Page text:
From Summer Brain to School Brain: Six Tips to Get your Child Back-to-School Ready

If your child has enjoyed a leisurely summer of trips to the pool, sleeping in, hanging out with friends and operating on a more relaxed pace than during the school year, you both may be dreading the end of summer, when the backpacks come back out and the routine is back in full swing. Don’t fret, however. There are a number of things you can do to prepare for a new school year. During the last few weeks leading up to the first day of school, you can help your child make a smooth transition from summer brain to school brain by following these tips:

Move back the clocks. Gradually adjust bedtime and wake-up time to be more consistent with a typical school year schedule. If the evening routine has gotten out of whack during the summer, attempt to re-establish some semblance of structure—a set dinnertime, bedtime and reading time will help your child begin to get back into a school-year frame of mind.

Load up the backpack. Pull out those school supply lists and head out shopping—and bring your child along. Many teachers provide classroom lists before the school year begins to ensure each student arrives on the first day of school equipped with the tools and supplies they will need. Don’t forget to restock the desks at home and have your child clean and organize his or her homework space to get it ready for regular use again.

Read up. If your child hasn’t been reading much this summer, the end of summer break is an ideal time to start. Take your child to the library once a week and re-establish a nightly reading routine, letting him or her choose the books. You might consider pulling out some of last year’s reading material or assignments (or even books that he or she has already read) as a refresher.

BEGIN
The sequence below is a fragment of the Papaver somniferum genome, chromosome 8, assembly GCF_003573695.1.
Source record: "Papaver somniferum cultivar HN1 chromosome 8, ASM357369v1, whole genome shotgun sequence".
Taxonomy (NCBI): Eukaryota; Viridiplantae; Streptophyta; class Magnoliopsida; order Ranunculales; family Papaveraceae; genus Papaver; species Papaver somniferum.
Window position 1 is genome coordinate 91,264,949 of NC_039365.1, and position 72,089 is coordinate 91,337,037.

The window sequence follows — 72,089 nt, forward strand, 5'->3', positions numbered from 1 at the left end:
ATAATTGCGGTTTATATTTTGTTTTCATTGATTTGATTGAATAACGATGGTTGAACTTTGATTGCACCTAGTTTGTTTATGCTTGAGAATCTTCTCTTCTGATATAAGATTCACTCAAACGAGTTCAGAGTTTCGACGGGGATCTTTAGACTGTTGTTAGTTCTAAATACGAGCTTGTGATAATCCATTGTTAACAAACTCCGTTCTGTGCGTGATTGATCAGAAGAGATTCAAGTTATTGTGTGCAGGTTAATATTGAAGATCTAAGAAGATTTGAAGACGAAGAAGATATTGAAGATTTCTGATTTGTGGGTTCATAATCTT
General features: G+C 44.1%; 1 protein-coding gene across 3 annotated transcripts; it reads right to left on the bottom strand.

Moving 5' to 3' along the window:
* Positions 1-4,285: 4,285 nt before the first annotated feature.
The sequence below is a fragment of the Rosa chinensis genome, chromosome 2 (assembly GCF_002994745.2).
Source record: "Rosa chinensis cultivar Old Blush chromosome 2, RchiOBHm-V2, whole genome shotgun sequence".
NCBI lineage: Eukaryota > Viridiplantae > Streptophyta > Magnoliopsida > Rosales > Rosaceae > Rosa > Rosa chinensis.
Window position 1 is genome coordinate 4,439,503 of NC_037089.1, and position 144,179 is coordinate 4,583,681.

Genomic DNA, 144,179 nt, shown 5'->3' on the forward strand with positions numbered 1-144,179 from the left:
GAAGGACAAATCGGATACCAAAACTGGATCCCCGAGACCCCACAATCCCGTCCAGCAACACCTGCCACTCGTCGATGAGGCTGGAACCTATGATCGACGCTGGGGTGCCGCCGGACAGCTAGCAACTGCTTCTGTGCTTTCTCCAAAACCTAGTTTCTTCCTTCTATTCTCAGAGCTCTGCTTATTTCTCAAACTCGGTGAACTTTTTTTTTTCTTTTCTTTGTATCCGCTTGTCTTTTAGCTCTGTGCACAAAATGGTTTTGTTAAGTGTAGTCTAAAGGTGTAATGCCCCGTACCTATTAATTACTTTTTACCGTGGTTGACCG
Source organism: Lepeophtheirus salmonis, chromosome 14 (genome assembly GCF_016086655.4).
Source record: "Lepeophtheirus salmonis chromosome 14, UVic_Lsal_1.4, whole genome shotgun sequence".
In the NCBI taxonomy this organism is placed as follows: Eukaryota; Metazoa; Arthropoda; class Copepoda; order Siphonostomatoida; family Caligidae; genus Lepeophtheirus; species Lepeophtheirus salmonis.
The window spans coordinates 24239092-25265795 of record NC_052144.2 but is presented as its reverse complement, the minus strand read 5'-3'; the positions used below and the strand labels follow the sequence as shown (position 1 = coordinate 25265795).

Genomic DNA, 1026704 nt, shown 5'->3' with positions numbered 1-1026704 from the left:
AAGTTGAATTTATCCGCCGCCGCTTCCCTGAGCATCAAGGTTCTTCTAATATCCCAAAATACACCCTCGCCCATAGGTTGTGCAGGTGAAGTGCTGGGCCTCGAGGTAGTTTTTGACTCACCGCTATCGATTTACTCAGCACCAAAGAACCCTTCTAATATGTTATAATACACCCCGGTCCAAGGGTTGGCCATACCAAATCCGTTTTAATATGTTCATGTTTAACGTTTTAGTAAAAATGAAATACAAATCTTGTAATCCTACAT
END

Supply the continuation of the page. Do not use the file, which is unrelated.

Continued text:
Write once a day. Find ways to incorporate writing into your child’s daily activities as school draws nearer. It may be difficult to convince a middle schooler to write a series of essays about summer vacation, but get creative. Write letters to the grandparents. Get your child to help you create a summer scrapbook about a special summer vacation or some fun family outings you’ve had together. Give your child a new journal for the brand new year and encourage him or her to start filling it with the things about which he or she is excited or nervous.

Set goals for a brand new year. Have your child think about and write down several goals for this school year. They can be academic objectives or other things—improving a grade or trying out for a sports team, for example. Talk about any challenges he or she faced last year and how to approach this year differently if needed. You could even establish some rewards for your child to earn if he or she meets small milestones along the path toward his or her goals.

Review last year’s work. If you have some of it saved, spend a little time each day reviewing math concepts, spelling words and the like from last year. Older students could review chapter summaries from their prior year textbooks to re-familiarize themselves with what they learned in the previous grade. Even 10 minutes a day will help refresh your child’s memory on what he or she knows. 

Just a few small steps will help your child make a successful transition from vacation mode to school mode. With a little effort in the final few weeks of summer, your child will be mentally prepared—and ready to make it a great school year by the time the first bell rings.

 

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